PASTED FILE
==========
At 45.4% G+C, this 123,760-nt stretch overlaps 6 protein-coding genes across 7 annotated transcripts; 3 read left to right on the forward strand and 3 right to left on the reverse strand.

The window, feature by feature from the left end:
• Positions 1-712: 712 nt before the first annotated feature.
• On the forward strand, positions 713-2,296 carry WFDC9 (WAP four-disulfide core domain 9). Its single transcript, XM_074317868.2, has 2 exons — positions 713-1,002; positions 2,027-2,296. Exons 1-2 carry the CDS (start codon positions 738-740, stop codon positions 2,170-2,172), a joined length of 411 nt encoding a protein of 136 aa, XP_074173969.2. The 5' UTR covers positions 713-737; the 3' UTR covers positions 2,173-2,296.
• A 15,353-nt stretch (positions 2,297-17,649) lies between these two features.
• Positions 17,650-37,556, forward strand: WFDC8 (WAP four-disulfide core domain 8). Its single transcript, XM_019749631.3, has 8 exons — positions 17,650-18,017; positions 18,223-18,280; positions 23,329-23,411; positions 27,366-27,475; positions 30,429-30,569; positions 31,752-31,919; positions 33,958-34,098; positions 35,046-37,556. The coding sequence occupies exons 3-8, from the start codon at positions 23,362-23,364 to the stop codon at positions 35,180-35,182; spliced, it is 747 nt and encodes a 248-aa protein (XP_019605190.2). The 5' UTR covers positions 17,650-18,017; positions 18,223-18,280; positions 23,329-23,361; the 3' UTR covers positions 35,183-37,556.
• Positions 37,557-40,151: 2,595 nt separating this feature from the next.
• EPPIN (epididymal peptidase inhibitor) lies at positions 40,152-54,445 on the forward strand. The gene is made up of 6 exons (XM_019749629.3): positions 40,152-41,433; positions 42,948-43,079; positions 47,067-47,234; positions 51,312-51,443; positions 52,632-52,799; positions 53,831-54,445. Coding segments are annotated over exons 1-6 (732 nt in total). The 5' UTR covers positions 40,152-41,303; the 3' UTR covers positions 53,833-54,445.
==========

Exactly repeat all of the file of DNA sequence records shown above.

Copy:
At 45.4% G+C, this 123,760-nt stretch overlaps 6 protein-coding genes across 7 annotated transcripts; 3 read left to right on the forward strand and 3 right to left on the reverse strand.

The window, feature by feature from the left end:
• Positions 1-712: 712 nt before the first annotated feature.
• On the forward strand, positions 713-2,296 carry WFDC9 (WAP four-disulfide core domain 9). Its single transcript, XM_074317868.2, has 2 exons — positions 713-1,002; positions 2,027-2,296. Exons 1-2 carry the CDS (start codon positions 738-740, stop codon positions 2,170-2,172), a joined length of 411 nt encoding a protein of 136 aa, XP_074173969.2. The 5' UTR covers positions 713-737; the 3' UTR covers positions 2,173-2,296.
• A 15,353-nt stretch (positions 2,297-17,649) lies between these two features.
• Positions 17,650-37,556, forward strand: WFDC8 (WAP four-disulfide core domain 8). Its single transcript, XM_019749631.3, has 8 exons — positions 17,650-18,017; positions 18,223-18,280; positions 23,329-23,411; positions 27,366-27,475; positions 30,429-30,569; positions 31,752-31,919; positions 33,958-34,098; positions 35,046-37,556. The coding sequence occupies exons 3-8, from the start codon at positions 23,362-23,364 to the stop codon at positions 35,180-35,182; spliced, it is 747 nt and encodes a 248-aa protein (XP_019605190.2). The 5' UTR covers positions 17,650-18,017; positions 18,223-18,280; positions 23,329-23,361; the 3' UTR covers positions 35,183-37,556.
• Positions 37,557-40,151: 2,595 nt separating this feature from the next.
• EPPIN (epididymal peptidase inhibitor) lies at positions 40,152-54,445 on the forward strand. The gene is made up of 6 exons (XM_019749629.3): positions 40,152-41,433; positions 42,948-43,079; positions 47,067-47,234; positions 51,312-51,443; positions 52,632-52,799; positions 53,831-54,445. Coding segments are annotated over exons 1-6 (732 nt in total). The 5' UTR covers positions 40,152-41,303; the 3' UTR covers positions 53,833-54,445.